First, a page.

Is antifa winning? A response to Serious Inquiries Only

March 22, 2018

This isn't really a "blog" post and won't be written in that fashion. It's a reply to Thomas Smith on his podcast Serious Inquiries Only on antifa.

I recommend listening to that episode here: https://seriouspod.com/sio130-is-antifa-winning/

Last night, Smith released an episode called "Is antifa winning?" in which he responds to the articles surrounding Richard Spencer claiming that antifascists are beating the alt-right and he also goes into the recent antifa action at King's College in London, as well as some other points.

Oddly enough, I agree with much of the episode and think Smith did a pretty good job discussing the good that antifa activists accomplish.

Nazi punching

First, Smith goes back to the beginning and talks about Nazi punching and how it served as too much of a distraction and even divided the left (assuming he means left vs. liberal) and he's right. Too much focus was put onto one punch against Richard Spencer.

Now, I don't know if I mentioned this on his show, but I know I did many others, and that is that Nazi punching and the Spencer punch discussion should not have been taken so literally by everyone. Even Smith mentions "who listening has punched a Nazi?" and that was never the point. The discussion was, "should be we combating Nazis and fascism by any means necessary?" The Spencer punch became a meme to mock the alt-right and rally the antifascist troops around a cause of stopping him and his ilk from gaining further power. Not, "do we all run around hitting people we think are Nazis?"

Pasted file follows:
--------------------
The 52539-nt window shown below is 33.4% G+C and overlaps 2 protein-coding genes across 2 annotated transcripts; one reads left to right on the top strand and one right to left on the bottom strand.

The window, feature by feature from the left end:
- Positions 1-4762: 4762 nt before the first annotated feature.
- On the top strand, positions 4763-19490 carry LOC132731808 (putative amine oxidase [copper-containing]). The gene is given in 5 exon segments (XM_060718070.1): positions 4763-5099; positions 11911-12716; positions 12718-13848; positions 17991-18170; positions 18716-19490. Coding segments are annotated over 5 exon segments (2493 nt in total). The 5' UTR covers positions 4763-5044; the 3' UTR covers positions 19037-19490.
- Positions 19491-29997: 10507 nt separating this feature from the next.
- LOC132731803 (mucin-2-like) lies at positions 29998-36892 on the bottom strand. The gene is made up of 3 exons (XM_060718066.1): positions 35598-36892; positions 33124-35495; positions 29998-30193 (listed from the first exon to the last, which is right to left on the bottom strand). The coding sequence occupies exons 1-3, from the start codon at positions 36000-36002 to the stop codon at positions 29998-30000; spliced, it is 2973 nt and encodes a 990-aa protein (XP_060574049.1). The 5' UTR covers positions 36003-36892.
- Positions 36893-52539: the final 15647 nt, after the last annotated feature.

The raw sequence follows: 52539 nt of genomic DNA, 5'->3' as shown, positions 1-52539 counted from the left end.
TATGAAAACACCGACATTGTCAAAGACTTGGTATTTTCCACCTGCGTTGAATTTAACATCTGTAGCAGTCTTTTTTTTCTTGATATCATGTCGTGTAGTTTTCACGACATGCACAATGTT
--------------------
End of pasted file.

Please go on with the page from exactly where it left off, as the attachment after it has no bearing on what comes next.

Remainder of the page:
I have argued that punching Spencer was a moral good, but spending this much time on one punch, when so much has happened since, is just silly.

King's College

Smith took issue with antifa activists in London disrupting Carl Benjamin's (Sargon of Akkad) talk at King's College, though he rightfully acknowledged that any violence started at this event was started by Akkad's fan in the crowd, and not the antifascists.

Now to be fair, Smith could be right. Maybe this action wasn't necessary, however, I default to the activists in this situation. Smith and I don't know much about the political climate in the area surrounding this event or what discussion took place between the activists who carried it out. Yet, London's local antifa/black bloc don't have a history of reactionary actions. So I trust that they put thought into this and carried it out with intention.

He fears they overplayed their hand, and that Carl will be more popular, Patreon dollars will go up, and he will get more speaking gigs.